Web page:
Melbourne, Australia
  17. foxdougan macrumors newbie

    Jun 9, 2007
    Haha if the iPhone is radioactive and is going to pose a threat to us, then I feel sorry for the entire population of Japan who actually live there.

    But seriously, no-one has died from the nuclear incident at Fukushima and it is very unlikely that you will get cancer from holding a phone which was in the same country (and it's not as if they're made in Fukushima itself).

    Also, while some parts do come from Japan, the iPhone is mostly Chinese.

    Take off your tin foil hat and get some rest.
  18. bubulindo macrumors member


    Jul 16, 2010
    Neither here, nor there...
    I would like to see how much he got from the Sun just by being outside. That would be a more fair comparison.

    I have 4 eyes... My name is Bil, Cherno Bil.

    I know, lousy joke.
  19. h00ligan, Oct 15, 2011
    Last edited: Oct 15, 2011

    h00ligan macrumors 68030

    Apr 10, 2003
    A hot desert
    Holy cow. Keep waiting. It's not like shipments are screened.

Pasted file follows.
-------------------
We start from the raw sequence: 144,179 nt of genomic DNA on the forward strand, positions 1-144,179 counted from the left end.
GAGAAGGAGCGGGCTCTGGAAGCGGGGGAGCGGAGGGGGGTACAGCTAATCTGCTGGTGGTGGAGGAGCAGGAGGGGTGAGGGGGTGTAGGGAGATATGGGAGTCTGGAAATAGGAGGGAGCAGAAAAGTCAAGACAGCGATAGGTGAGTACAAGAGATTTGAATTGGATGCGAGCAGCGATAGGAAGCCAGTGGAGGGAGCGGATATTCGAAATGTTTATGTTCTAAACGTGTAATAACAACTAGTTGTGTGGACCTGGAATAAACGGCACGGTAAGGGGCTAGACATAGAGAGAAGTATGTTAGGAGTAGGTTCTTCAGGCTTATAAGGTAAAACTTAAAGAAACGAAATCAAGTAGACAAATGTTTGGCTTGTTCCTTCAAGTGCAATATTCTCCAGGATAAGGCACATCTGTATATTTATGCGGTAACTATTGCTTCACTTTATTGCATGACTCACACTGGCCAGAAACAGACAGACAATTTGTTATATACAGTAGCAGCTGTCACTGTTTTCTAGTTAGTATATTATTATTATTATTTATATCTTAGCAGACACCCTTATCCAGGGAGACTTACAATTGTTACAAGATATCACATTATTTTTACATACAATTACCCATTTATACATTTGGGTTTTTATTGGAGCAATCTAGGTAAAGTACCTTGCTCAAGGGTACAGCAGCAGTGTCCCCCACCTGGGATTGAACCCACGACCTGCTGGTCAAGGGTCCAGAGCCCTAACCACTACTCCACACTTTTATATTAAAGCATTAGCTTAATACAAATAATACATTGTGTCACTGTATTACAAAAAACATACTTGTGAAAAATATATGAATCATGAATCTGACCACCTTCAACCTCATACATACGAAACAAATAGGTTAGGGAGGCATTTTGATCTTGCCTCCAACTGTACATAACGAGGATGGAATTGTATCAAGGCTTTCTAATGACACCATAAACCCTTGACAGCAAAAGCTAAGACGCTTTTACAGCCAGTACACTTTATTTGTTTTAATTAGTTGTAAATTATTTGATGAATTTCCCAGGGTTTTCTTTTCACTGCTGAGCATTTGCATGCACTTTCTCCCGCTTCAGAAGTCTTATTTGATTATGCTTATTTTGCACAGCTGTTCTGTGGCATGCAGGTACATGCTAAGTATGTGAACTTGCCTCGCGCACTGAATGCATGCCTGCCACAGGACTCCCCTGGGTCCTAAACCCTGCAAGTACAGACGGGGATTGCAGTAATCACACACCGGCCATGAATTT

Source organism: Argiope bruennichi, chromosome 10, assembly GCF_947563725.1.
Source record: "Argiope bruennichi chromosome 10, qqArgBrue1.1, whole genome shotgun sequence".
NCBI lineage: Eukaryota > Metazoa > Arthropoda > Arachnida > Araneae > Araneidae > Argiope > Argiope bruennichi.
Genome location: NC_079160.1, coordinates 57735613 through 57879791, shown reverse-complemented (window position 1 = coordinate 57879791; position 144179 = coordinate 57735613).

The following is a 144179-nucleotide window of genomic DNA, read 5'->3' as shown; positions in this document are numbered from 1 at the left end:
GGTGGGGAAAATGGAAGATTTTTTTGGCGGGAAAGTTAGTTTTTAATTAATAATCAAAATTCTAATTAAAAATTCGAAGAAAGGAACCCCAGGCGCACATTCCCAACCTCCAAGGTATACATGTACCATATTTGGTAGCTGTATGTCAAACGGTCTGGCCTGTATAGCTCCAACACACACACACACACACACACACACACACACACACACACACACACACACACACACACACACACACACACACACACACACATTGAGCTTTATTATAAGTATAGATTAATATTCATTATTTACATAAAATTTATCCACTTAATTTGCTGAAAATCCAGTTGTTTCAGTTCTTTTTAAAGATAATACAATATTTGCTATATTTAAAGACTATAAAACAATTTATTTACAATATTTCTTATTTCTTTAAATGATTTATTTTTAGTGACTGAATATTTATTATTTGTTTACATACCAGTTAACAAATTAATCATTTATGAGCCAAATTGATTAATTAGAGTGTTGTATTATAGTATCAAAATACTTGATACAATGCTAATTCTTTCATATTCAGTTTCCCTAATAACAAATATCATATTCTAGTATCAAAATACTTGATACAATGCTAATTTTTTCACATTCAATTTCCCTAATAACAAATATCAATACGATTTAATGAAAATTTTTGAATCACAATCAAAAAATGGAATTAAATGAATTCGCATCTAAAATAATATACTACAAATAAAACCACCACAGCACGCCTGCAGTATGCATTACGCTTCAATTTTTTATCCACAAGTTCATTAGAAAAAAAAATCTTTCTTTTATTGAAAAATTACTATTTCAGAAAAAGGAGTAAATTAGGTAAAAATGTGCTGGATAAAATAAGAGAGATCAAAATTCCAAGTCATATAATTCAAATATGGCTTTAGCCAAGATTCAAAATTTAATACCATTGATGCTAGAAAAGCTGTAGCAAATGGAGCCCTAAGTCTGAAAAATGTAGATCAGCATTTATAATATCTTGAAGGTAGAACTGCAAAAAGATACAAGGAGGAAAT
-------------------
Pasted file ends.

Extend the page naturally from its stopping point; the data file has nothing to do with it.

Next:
Start looking up radioactivity half life.

    Maybe study this.

    Or extract the science from sixteen pages of posts on this topic of concern on a camera forum.
  20. foxdougan macrumors newbie

    Jun 9, 2007
    There we go, Tokyo received a dose of 40 mSv in the weeks following the nuclear accident. You would need at least 100 mSv to be at risk of getting cancer.

    The nuclear incident in Chernobyl saw increases in one type of cancer, thyroid cancer, due to the increase in levels of radioactive iodine. However, even this saw a 5 year survival rate of 99.5%, leaving a total of about 15 deaths as a result of thyroid cancer. The key difference between Chernobyl and Fukushima is that those in the afflicted areas in Japan were given iodine tablets, which the body takes up in preference to the cancer-causing radioactive iodine. Therefore there have been no reported terminal cases in Japan, nor are there likely to be any.

    Those 15 (of a population of 6 million) who died from the after effects of nuclear fallout were people who lived in the contaminated areas. So getting an iPhone with some barely affected parts, while perhaps increasing your exposure to radiation, will not give you cancer or any other illnesses for that matter.